Parents are assessed for child support by the Department of Human Services. A parent who disagrees with the assessment may file an objection.
Parents are responsible for shouldering the costs of raising a child. The amount needed to financially support a child is computed by the Department of Human Services (DHS) using the formula assessment. The child support of children of married and de facto partners may be computed by the DHS unless the parents themselves can agree on the amount.
The assessment formula involves a series of mathematical computations that take into account the following factors:
Yes. A parent may object to the assessment of the child support or have it changed.
Notice of child support decisions by the DHS will be sent in writing. A parent may object to the decision because of the following reasons:
The objection must be made in writing. There is a form that is used for this purpose. You must clearly state the reasons for your objection and that you want the decision reviewed. The objection must be filed within 28 days from the receipt of the decision.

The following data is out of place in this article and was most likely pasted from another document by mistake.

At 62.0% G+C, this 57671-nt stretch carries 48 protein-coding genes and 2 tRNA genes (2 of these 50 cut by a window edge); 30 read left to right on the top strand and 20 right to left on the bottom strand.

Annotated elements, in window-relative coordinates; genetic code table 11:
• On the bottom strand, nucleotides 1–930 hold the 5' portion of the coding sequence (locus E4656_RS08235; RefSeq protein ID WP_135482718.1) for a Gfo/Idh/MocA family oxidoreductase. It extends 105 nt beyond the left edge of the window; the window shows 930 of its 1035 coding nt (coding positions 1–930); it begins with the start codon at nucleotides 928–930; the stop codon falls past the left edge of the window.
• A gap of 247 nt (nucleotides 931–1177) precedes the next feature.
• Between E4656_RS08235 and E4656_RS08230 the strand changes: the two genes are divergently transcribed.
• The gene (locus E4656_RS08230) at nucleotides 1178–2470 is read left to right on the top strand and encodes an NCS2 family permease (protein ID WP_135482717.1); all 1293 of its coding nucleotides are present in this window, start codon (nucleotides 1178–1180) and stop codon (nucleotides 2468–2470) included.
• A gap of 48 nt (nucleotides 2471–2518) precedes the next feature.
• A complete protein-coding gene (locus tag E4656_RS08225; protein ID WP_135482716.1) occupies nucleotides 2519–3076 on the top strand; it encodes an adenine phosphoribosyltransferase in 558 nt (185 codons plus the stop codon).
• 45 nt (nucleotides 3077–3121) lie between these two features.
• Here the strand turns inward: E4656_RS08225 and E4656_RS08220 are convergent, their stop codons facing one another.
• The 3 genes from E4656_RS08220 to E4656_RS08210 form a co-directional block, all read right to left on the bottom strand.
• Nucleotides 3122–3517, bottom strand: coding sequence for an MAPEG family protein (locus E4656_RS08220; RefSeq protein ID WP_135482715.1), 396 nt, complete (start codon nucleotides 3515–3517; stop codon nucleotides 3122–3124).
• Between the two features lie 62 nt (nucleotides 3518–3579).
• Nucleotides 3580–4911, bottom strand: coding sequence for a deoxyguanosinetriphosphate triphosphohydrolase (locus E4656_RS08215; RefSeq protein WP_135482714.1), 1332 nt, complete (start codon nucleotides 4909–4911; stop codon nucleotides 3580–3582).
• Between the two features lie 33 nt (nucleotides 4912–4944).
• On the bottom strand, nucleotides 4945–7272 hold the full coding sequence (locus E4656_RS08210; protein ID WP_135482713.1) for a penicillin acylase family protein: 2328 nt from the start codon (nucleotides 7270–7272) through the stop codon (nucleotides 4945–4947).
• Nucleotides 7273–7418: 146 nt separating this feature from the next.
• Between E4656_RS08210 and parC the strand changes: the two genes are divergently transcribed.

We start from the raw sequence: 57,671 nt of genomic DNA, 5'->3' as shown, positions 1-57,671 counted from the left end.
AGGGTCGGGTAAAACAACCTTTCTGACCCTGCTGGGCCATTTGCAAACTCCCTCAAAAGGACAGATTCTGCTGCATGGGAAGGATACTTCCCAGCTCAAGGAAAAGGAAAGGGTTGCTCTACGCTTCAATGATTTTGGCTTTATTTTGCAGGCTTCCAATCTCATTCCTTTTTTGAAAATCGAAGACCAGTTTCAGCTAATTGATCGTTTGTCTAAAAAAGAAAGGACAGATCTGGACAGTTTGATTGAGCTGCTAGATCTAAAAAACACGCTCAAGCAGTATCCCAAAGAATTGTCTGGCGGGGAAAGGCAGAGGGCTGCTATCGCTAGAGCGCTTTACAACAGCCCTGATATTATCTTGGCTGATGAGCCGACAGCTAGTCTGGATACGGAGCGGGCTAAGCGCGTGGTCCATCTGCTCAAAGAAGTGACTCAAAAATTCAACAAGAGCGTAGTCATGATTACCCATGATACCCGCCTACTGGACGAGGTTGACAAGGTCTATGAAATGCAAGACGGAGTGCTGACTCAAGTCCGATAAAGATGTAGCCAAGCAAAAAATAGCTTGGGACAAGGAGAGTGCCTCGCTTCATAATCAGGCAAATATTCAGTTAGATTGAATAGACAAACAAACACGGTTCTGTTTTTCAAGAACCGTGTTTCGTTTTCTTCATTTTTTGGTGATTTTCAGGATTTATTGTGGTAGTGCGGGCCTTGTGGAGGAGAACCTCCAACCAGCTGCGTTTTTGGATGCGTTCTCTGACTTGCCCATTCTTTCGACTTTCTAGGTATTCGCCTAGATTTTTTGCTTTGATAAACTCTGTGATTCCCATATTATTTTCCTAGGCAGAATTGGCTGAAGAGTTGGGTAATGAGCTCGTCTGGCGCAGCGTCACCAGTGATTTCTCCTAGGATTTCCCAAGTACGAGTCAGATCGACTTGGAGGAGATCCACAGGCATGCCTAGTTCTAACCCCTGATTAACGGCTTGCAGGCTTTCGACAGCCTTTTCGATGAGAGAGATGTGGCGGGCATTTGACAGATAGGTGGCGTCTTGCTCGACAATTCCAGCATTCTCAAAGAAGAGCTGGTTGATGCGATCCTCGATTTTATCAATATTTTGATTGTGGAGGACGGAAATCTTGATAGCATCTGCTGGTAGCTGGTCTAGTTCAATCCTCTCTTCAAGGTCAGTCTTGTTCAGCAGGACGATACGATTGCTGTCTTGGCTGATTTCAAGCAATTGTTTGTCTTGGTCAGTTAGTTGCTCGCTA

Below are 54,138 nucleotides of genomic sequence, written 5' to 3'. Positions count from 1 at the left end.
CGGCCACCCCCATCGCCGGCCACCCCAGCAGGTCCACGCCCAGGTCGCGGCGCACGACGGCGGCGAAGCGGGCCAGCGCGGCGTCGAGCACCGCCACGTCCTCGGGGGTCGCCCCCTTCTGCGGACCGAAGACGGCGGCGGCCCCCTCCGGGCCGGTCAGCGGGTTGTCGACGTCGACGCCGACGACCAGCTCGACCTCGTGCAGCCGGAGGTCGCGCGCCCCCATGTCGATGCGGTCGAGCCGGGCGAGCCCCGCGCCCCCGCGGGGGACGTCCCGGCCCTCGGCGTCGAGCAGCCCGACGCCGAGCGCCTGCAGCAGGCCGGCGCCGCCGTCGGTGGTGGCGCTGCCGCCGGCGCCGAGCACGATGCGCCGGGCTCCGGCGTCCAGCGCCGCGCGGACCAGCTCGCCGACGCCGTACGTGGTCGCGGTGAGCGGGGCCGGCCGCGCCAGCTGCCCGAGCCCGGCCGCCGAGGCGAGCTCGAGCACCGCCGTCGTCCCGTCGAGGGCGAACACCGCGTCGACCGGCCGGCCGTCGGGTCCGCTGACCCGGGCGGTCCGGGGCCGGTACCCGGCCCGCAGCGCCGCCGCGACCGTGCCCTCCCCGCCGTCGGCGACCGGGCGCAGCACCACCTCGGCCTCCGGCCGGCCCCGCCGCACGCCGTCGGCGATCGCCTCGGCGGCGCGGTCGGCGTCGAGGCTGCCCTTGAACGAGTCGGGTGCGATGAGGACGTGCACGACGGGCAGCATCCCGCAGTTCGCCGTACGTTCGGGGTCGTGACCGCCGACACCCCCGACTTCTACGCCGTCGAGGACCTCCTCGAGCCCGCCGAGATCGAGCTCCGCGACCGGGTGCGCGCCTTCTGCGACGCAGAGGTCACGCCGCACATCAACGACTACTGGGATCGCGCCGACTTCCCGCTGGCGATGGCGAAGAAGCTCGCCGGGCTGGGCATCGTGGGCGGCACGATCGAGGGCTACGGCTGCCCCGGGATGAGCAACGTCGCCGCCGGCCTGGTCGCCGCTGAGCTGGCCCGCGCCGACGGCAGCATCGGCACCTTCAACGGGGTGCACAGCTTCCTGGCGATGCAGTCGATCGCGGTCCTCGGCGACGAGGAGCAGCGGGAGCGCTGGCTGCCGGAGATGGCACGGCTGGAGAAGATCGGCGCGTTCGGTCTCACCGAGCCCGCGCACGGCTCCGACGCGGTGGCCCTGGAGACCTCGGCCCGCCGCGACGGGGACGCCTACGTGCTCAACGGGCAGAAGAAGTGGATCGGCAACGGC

An Objections Officer of the DHS will review the decision. Discussions will be held between the parents over the phone during which relevant information may be asked, gathered or exchanged. Remember that the review will not have the effect of staying the original decision. So make sure that you still comply with your obligations under the original order.
The Objections Officer has until 60 days to come up with a decision. In the meantime, you can apply to the court if you want the collection of child support to be stayed.
The decision may allow or disallow the objection. The Objections Officer may also change or amend the assessment. The parties will be notified in writing of the decision of the Objections Officer.
First make sure that the objection decision is already final. Then you can file for a review with the Social Security Appeals Tribunal (SSAT). A parent has 28 days from receipt of the objection decision to apply to the SSAT. An appeal form is available at their website and after filling up may be sent back to them through personal service, mail or email.
The Court may review the decision of the SSAT only on questions of law.